OAW
     
Big Mac  (op)
Clinically Insane
Join Date: Oct 2000
Location: Los Angeles
Status: Offline
Reply With Quote
Apr 27, 2011, 12:38 AM
 
Originally Posted by imitchellg5 View Post
Way to make a non-partisan question completely partisan. There is absolutely no chance the US will default on its debt regardless of who is leading the nation. While the US debt is certainly huge, you MUST have debt to run a country. It's not possible to run a country like the US without incurring debt. There needs to be restraint on spending, but you can't simply stop spending.
Mitchell, it's very much a partisan issue because the Left has made it one, demagoguing any even semi-serious reform proposal to get deficits under some kind of control (let alone balance the budget or run surpluses). They make Paul Ryan out to be a radical when he wouldn't get near balanced budgets for decades. He's a moderate in this discussion.

Also, could you please cite the immutable law of economics that says the US federal government must run deficits to run the country? I missed that teaching in all the econ courses I took. You think the economy would crater if we had a balanced budget?
( Last edited by Big Mac; Apr 27, 2011 at 12:48 AM. )

"The natural progress of things is for liberty to yield and government to gain ground." TJ
     
imitchellg5
Posting Junkie
Join Date: Jan 2006
Location: Washington + Colorado
Status: Offline
Reply With Quote
Apr 27, 2011, 01:11 AM
 
Originally Posted by Big Mac View Post
Mitchell, it's very much a partisan issue because the Left has made it one, demagoguing any even semi-serious reform proposal to get deficits under some kind of control (let alone balance the budget or run surpluses). They make Paul Ryan out to be a radical when he wouldn't get near balanced budgets for decades. He's a moderate in this discussion.

Also, could you please cite the immutable law of economics that says the US federal government must run deficits to run the country? I missed that teaching in all the econ courses I took. You think the economy would crater if we had a balanced budget?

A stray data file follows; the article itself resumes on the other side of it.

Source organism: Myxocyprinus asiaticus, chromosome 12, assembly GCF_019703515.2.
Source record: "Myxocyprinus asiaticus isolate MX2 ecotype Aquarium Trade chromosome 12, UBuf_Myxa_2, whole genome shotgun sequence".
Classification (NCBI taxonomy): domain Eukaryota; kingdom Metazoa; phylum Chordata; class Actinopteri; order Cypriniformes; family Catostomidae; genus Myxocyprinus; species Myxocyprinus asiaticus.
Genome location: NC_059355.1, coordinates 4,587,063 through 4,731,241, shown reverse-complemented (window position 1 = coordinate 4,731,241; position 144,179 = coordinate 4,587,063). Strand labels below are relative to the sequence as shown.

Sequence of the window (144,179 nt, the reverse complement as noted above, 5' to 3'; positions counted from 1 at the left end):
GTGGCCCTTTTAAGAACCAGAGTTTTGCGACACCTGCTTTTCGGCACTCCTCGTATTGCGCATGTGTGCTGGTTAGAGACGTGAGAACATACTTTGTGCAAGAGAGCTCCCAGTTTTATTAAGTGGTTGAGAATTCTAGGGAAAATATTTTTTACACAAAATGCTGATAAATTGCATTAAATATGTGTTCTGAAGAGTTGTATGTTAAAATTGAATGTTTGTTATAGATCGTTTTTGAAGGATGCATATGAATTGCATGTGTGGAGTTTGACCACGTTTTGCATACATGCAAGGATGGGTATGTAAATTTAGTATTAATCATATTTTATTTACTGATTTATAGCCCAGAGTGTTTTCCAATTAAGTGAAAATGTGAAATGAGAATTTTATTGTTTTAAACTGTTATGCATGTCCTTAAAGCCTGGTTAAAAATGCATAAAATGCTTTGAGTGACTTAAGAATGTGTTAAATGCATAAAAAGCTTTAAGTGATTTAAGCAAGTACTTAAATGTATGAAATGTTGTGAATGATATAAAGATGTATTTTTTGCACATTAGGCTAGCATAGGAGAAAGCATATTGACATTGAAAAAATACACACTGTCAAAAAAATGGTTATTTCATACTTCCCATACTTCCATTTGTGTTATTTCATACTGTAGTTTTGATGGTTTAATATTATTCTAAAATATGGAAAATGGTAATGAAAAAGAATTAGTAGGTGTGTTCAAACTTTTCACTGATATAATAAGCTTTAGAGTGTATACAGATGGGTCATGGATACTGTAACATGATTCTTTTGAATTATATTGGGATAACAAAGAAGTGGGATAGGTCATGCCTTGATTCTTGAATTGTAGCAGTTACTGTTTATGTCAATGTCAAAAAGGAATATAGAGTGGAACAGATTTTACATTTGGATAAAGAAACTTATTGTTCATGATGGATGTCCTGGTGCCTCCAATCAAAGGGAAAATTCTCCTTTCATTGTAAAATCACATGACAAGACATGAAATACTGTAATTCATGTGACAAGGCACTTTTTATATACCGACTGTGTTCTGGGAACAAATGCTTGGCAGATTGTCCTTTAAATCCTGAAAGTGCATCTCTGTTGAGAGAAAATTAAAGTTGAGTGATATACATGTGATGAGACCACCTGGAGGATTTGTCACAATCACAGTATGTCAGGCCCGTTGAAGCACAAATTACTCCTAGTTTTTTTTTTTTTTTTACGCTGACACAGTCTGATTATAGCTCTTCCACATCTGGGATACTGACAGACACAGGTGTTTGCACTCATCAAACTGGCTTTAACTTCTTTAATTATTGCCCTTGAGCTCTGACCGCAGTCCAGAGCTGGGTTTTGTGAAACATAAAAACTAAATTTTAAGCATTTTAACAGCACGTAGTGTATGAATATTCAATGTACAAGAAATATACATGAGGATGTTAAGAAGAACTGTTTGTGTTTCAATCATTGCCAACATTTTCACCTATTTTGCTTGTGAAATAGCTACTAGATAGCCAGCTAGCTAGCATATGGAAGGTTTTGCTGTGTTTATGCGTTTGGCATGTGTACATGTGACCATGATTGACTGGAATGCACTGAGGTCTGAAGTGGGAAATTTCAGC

Oh really? It's an issue that crosses party lines. No party has given a crap about the deficit that I'm ever aware of until now.

It's not economics, it's history. Since the creation of the Bank of England to help fund England's colonies, virtually every major polity in the world has been run based upon the ability to lend or borrow money. It's no different with the US. I'm not talking economically, I'm saying it is impossible to run a country without debt. There is no law that says the US must have a deficit. It's like if I want to buy a house: I could either save up for 30 years and live in an apartment until then or I can move in a house now and pay it off for 30 years. While that's oversimplifying, a country naturally makes debt to achieve its goals, no mater if the President is Republican or Democrat. We don't live in a world where leaders literally have to count their own money to do something. Debt is traded on the market too. It seems as if you're saying that one banker in China somewhere is shaking their head in disbelief that the US owes him so much money and will suddenly ask the US to pay him back. That's not the reality. US debt is spread across the world throughout millions and millions of institutions. Same with China, Great Britain, anyone. Nobody is suddenly going to ask the US to pay up. While I am certainly not happy with the US deficit and would like to see the government take an active role in reducing it, not adding to it, the idea that the US could default on its debt just seems like fear mongering to me.

[BTW, the US started out with staggeringly huge debt to France that happened to be written off thanks to the French Revolution in 1789]
     
Big Mac  (op)
Clinically Insane
Join Date: Oct 2000
Location: Los Angeles
Status: Offline
Reply With Quote
Apr 27, 2011, 03:14 AM
 
Originally Posted by imitchellg5 View Post
Oh really? It's an issue that crosses party lines. No party has given a crap about the deficit that I'm ever aware of until now.
The LP has for a long time. The Republicans have to some degree since the Tea Party and are actually proposing a number of different possible solutions. The Democrats don't care save for those who think we should end all wars and tax the "rich" at 100%. And that's only a slight exaggeration.

I'm saying it is impossible to run a country without debt. There is no law that says the US must have a deficit.
Sounds contradictory. I can assure you, though, that you don't have to run deficits to run a country. There are countries - even some in the 1st world - that run budget surpluses. It's not impossible. Those countries are living below their means and taking money out of more productive private hands, but that's better than the extreme alternative we're facing in the US because of enormous government and the Entitlement Society.